RAGWITEK® (RAG-wi-tek) for ragweed allergy.2 Treating ragweed allergy just got a little easier with a little tablet you can place under your tongue.  RAGWITEK® is not a medication that gives temporary relief for symptoms of ragweed allergy.  Instead, it is clinically proven to help prevent ragweed allergy symptoms by desensitizing your immune system over time.  You begin treatment about 12 weeks before ragweed pollen season begins and continue therapy until it ends.  It may be prescribed for ragweed allergy sufferers from ages 18 through 65.

Ragweed pollen has been found in the air 400 miles out to sea and 2 miles up in the atmosphere. Ragweed is such a pesky allergen because it can survive just about anywhere, and it produces a tremendous amount of pollen.  Ragweed pollination is tied to the length of daylight.  Ragweed pollen season officially starts on August 15th (with very little difference based on where you live) and extends until the first frost of the year.4

GRASTEK® for Timothy grass allergy. 1 You can now treat your Timothy grass allergy with a tablet that you place under your tongue.  GRASTEK is the only allergy immunotherapy tablet approved for kids as young as 5 years of age with grass allergies.  It’s also recommended for adults up to age 65.

What we know as “Timothy” grass was imported from Europe centuries ago as a forage and hay crop, but it’s now seen widely across North America and is sometimes even used in lawns.  The flowers of Timothy grass release pollens near the end of summer and into the fall.  The pollen is especially prevalent in the air on hot and windy days and causes the typical symptoms of allergic rhinitis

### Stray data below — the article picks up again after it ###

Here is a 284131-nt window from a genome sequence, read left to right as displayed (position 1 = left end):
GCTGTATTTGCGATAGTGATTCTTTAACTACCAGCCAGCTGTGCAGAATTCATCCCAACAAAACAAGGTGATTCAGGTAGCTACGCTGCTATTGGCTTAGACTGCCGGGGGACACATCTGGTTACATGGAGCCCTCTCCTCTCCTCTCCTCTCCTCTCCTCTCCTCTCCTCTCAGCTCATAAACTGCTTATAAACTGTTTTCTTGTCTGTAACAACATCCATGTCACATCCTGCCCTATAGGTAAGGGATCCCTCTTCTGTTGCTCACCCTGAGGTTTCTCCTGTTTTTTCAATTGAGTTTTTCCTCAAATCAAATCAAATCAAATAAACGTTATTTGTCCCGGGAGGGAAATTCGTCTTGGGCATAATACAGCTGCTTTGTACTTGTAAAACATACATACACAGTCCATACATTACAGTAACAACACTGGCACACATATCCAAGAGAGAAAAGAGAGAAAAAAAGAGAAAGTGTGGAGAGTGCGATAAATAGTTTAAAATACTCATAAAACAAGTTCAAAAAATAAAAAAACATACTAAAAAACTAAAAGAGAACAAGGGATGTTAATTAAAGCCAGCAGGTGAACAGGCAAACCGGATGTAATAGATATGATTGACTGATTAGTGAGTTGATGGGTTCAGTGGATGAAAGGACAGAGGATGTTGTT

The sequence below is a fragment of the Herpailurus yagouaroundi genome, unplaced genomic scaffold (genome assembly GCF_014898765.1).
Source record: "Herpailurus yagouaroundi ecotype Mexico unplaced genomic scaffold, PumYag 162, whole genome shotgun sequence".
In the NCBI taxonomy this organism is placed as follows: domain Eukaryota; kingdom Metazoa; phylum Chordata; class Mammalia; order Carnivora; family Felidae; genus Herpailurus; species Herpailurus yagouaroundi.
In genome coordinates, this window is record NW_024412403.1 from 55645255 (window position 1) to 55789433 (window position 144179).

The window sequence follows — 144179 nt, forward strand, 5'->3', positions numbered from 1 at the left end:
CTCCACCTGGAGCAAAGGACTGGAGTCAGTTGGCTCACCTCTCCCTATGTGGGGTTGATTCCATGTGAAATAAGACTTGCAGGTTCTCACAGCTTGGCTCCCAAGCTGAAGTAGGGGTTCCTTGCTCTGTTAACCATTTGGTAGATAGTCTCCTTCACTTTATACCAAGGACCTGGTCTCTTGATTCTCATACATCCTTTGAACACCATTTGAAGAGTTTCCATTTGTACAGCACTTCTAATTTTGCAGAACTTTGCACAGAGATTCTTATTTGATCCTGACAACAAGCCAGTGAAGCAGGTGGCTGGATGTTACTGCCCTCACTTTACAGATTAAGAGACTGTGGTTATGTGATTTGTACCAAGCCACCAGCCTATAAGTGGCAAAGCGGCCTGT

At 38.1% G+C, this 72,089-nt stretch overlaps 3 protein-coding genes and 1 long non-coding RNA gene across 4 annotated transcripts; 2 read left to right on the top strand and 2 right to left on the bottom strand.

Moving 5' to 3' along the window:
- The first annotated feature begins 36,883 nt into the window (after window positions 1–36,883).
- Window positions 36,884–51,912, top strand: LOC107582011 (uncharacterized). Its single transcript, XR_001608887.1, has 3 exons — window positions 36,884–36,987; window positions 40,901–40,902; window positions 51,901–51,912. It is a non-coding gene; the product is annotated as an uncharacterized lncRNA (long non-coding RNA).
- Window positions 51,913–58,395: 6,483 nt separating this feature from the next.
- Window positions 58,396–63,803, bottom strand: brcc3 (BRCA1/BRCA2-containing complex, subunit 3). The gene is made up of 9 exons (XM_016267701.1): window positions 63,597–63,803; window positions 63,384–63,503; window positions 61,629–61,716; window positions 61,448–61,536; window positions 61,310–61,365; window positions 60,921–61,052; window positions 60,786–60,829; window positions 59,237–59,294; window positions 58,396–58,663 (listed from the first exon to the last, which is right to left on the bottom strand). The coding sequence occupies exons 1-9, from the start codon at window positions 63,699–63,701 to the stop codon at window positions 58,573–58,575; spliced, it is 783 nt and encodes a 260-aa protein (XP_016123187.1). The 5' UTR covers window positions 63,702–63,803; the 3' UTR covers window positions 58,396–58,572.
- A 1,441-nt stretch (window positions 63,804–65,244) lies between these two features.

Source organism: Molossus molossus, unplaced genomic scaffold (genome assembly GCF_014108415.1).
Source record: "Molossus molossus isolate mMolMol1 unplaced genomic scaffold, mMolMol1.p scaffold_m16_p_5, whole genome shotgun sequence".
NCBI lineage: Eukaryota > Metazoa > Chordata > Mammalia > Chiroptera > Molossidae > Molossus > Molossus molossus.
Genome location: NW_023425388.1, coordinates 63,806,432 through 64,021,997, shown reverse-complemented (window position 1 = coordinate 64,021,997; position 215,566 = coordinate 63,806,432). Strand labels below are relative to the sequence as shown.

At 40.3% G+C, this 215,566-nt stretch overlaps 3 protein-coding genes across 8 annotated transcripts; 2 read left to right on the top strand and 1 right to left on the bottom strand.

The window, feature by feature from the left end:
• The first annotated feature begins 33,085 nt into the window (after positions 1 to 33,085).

ODACTRA™ for dust mite allergy. 3 Because ODACTRA™ works to treat the underlying sensitivity of your immune system, it can help decrease your need for symptom-reducing medications like antihistamines and nasal sprays.  It’s a small tablet that you place under your tongue, so there’s no need for trips to the doctor for shots.   ODACTRA is approved for use in adults ages18 through 65.

It’s practically impossible to avoid dust mites.  They are everywhere in your indoor environment, all year long.  Dust mites are present at work, at home, and particularly in the bedroom.  If you suffer from dust mite allergy, you will find it hard to escape its symptoms.  Even when you go outdoors, the inflammation and other symptoms caused by your allergy to dust mites will go with you.

Sublingual allergy immunotherapy tablets are the injection-free treatment that doesn’t just cover up your symptoms. They actually fight your symptoms by working with your immune system.  You can administer SLIT tablets conveniently at home.  No more shots, no more taking time off work and school for trips to the doctor to get treatment.  It’s simple and easy allergy treatment for kids and adults.

This new allergy immunotherapy option can be so helpful in today’s busy world.

Don’t let your allergies compromise your life, health and happiness!

Enjoy Life without Allergic Rhinitis!

Cleveland Sinus Institute